Skip to main content

Updates ...

Visit the website 123iitjee.manishverma.site for latest posts, courses, admission & more.

For guest/sponsored article(s), please check this link.

f is differentiable function such that

$f(x + y) - f(x) = f(y) + 2xy$

$x,y \in R$

$f(x) = ?$

We have, $f'(x) = \mathop {\lim }\limits_{h \to 0} \frac{{f(x + h) - f(x)}}{h}$

$ = \mathop {\lim }\limits_{h \to 0} \frac{{2xh + f(h)}}{h}$

$ = 2x + \mathop {\lim }\limits_{h \to 0} \frac{{f(h)}}{h}$

Putting y=0 in the original equation yields f(0) = 0. So, the limit is of $\frac{0}{0}$ type.

$ = 2x + \mathop {\lim }\limits_{h \to 0} f'(h)$ [Using L.H. Rule]

$ = 2x + f'(0)$

Now, $f(x) = \int {2x + f'(0)dx} $

$f(x) = {x^2} + f'(0)x + C$

$\because f(0) = 0,C = 0$

$\therefore f(x) = {x^2} + f'(0)x = {x^2} + Bx$ where B is some constant.

Popular posts from this blog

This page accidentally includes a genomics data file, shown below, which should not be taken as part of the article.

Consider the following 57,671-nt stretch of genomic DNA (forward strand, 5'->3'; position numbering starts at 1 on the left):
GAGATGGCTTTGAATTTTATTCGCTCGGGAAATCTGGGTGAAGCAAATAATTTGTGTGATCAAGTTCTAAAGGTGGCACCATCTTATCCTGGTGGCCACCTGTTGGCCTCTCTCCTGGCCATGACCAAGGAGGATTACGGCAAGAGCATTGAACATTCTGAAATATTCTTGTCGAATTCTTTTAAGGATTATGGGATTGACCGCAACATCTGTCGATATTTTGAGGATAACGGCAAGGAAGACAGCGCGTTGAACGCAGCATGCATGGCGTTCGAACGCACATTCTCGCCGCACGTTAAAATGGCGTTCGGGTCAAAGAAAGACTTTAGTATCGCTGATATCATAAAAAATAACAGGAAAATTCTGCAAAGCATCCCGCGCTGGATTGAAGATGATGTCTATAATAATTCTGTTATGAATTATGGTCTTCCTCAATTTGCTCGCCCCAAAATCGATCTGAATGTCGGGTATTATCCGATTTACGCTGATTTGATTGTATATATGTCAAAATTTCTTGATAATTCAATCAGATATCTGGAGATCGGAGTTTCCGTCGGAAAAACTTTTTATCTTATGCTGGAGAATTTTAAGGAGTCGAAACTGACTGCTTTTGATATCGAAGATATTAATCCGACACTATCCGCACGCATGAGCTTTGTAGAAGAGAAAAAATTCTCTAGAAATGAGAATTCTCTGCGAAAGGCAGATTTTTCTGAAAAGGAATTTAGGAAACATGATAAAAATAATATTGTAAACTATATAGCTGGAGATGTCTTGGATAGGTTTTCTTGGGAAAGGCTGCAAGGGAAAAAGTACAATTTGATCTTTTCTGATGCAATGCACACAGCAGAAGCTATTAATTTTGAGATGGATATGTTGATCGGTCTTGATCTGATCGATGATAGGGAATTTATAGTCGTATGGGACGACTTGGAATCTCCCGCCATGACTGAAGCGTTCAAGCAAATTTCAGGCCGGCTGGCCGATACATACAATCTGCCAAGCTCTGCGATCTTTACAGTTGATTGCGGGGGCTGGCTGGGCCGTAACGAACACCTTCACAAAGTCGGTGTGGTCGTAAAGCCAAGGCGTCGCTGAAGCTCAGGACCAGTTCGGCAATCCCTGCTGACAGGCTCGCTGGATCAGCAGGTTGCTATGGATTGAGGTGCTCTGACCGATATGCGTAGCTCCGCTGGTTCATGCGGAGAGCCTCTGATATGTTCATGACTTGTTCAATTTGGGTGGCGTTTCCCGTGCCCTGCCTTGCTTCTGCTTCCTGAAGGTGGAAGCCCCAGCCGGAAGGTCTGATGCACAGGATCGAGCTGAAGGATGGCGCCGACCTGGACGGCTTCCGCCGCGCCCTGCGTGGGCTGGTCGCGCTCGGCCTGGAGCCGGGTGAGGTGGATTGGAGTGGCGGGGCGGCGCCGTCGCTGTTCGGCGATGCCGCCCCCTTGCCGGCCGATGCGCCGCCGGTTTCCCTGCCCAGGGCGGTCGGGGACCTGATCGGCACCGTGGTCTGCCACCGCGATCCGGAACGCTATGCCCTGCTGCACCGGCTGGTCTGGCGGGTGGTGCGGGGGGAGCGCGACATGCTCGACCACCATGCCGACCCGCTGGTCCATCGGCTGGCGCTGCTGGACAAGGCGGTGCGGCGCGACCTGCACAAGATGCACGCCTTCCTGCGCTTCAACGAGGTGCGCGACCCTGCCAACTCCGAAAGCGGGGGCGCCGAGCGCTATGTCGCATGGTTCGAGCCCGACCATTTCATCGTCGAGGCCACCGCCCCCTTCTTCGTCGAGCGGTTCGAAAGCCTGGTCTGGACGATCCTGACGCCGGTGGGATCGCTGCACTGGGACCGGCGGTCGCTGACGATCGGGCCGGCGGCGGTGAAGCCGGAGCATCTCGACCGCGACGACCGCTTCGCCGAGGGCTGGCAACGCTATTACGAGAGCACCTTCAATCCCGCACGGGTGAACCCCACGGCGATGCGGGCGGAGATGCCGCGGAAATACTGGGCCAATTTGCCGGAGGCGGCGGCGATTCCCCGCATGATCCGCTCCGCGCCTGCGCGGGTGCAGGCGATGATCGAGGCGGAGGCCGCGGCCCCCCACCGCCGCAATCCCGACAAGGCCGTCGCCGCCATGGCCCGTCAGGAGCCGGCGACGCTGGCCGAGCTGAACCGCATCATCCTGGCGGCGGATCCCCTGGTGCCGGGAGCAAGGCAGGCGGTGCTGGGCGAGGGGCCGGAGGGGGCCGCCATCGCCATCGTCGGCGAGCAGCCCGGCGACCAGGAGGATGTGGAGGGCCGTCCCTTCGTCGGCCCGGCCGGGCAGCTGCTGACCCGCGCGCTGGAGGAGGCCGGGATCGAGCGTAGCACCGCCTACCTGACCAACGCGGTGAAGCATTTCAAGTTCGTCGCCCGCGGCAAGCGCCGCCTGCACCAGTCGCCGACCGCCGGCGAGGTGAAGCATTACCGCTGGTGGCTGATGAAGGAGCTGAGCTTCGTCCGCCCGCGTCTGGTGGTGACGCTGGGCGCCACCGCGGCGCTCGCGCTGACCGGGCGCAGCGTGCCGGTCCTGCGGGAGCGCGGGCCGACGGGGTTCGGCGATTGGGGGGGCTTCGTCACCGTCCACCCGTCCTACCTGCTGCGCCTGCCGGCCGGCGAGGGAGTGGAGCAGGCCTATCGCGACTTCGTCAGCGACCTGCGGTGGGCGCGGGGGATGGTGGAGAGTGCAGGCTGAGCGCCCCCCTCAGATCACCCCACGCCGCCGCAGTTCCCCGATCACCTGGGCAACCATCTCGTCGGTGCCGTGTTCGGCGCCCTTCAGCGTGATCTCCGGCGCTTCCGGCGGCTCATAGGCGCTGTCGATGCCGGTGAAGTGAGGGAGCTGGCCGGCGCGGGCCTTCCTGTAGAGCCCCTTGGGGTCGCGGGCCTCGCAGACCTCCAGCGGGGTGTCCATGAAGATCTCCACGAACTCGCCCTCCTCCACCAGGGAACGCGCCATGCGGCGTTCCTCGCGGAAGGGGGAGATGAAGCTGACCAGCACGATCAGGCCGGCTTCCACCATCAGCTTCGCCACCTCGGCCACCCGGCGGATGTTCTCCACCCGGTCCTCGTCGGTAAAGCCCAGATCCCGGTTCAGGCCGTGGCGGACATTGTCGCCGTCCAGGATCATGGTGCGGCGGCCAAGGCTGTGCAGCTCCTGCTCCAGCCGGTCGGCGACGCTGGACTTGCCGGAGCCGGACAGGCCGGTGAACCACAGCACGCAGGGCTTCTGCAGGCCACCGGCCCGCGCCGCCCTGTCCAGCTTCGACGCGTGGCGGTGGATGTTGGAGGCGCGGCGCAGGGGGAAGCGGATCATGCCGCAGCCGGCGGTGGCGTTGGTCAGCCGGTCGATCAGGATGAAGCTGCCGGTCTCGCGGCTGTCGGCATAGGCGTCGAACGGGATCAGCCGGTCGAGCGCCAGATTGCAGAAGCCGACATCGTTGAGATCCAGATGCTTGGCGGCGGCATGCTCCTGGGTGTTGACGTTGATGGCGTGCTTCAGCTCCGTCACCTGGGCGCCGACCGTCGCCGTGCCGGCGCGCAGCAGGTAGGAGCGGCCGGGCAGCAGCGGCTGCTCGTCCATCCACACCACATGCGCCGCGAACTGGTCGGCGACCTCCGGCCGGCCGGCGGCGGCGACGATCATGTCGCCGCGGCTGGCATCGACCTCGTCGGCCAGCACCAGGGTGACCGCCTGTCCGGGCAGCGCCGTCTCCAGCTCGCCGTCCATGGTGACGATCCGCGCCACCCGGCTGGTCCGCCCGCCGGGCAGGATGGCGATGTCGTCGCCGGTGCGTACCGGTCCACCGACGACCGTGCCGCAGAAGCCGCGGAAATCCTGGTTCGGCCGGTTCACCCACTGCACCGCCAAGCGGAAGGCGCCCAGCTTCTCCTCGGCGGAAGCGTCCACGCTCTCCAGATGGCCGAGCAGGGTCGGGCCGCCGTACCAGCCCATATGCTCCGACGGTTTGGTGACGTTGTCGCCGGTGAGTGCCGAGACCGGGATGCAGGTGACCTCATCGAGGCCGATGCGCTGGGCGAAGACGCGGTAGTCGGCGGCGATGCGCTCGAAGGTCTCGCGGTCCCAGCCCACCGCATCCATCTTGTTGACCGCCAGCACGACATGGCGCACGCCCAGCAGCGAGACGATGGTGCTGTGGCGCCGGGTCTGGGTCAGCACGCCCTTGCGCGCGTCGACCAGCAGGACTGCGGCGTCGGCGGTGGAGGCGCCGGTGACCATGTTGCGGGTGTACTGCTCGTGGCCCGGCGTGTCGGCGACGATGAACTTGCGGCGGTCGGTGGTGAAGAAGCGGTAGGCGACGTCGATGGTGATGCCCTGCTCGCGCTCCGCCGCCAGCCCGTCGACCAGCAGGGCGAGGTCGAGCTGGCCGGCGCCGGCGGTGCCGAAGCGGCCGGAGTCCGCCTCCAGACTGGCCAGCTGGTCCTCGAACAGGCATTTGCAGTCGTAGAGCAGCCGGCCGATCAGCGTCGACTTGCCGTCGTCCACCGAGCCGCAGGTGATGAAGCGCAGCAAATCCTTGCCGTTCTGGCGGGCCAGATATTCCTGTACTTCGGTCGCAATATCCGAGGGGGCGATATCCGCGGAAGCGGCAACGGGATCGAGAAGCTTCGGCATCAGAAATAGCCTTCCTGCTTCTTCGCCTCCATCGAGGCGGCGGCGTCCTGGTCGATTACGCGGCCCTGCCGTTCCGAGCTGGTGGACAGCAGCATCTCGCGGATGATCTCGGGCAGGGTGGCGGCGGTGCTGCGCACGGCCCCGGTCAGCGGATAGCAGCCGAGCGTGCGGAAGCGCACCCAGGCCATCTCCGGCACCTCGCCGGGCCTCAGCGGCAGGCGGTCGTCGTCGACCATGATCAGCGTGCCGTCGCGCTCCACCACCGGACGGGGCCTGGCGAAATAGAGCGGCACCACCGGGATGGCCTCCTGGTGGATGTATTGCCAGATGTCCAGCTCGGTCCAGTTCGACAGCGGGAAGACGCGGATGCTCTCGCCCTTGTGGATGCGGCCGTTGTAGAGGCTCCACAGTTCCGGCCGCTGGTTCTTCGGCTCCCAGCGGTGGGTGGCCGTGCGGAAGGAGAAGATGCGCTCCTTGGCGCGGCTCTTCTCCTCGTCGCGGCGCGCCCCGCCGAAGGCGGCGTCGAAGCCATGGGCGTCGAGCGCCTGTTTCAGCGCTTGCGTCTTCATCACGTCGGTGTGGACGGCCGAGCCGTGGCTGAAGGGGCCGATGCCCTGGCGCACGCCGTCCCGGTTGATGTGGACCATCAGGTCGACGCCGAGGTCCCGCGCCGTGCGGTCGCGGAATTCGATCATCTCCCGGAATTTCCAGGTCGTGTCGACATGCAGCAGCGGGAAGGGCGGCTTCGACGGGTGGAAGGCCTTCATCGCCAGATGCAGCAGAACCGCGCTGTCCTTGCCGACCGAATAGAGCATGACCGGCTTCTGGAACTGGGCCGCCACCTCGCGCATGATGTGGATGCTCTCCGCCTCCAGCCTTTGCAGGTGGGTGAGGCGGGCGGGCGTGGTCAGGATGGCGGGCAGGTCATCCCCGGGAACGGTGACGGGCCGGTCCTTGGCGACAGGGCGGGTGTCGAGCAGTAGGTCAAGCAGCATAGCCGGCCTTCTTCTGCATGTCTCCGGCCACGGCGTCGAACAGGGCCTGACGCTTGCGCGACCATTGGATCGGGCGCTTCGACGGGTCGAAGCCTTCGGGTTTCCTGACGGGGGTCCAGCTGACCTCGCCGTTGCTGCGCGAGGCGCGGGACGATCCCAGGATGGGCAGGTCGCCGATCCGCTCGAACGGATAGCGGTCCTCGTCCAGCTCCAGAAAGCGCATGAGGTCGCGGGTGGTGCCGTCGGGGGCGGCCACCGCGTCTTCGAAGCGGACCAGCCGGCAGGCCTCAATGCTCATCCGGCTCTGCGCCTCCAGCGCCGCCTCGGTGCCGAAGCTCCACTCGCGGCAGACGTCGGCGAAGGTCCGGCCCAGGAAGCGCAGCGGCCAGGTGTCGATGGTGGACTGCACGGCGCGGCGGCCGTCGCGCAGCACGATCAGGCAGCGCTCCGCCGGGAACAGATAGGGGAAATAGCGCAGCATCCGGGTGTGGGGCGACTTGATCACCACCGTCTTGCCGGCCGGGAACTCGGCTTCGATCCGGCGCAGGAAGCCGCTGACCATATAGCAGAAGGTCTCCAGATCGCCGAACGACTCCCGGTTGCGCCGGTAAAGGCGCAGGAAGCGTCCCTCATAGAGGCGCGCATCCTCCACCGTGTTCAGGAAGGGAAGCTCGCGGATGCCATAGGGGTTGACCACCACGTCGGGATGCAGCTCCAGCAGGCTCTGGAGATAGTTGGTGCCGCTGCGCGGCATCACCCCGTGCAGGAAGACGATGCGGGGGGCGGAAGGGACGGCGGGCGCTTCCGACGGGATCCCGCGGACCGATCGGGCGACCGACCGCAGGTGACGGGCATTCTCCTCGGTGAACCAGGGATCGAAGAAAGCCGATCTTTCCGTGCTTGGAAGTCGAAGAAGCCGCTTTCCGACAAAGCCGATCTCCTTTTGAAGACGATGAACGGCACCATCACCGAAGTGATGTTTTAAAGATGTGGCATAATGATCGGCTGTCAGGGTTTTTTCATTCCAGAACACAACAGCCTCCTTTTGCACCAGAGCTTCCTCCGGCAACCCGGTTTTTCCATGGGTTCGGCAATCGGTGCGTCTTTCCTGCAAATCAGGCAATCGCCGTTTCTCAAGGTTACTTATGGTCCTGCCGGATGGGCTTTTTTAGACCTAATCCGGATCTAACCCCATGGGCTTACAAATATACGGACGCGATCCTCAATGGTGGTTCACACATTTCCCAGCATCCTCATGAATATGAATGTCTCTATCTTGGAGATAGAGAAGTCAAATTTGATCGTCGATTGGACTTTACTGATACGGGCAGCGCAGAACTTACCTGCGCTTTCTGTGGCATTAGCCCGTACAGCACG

$f(x)=x^6+2x^4+x^3+2x+3 $

$\mathop {\lim }\limits_{x \to 1} \frac{{{x^n}f(1) - f(x)}}{{x - 1}} = 44$

$n=?$

Let $f(x)=x^6+2x^4+x^3+2x+3,x \in R $. Then the natural number n for which $\mathop {\lim }\limits_{x \to 1} \frac{{{x^n}f(1) - f(x)}}{{x - 1}} = 44$ is _ _ _ _ . Solution Since the limit has $\left[ {\frac{0}{0}} \right]$ form, L.H. Rule is applicable. Thus, $\mathop {\lim }\limits_{x \to 1} n{x^{n - 1}}f(1) - f'(x) = 44$ $\therefore nf(1) - f'(1) = 44$ $\therefore n.9 - ({6.1^5} + {8.1^3} + {3.1^2} + 2.1) = 44$ $ \Rightarrow 9n - 19 = 44$ $\Rightarrow n=7$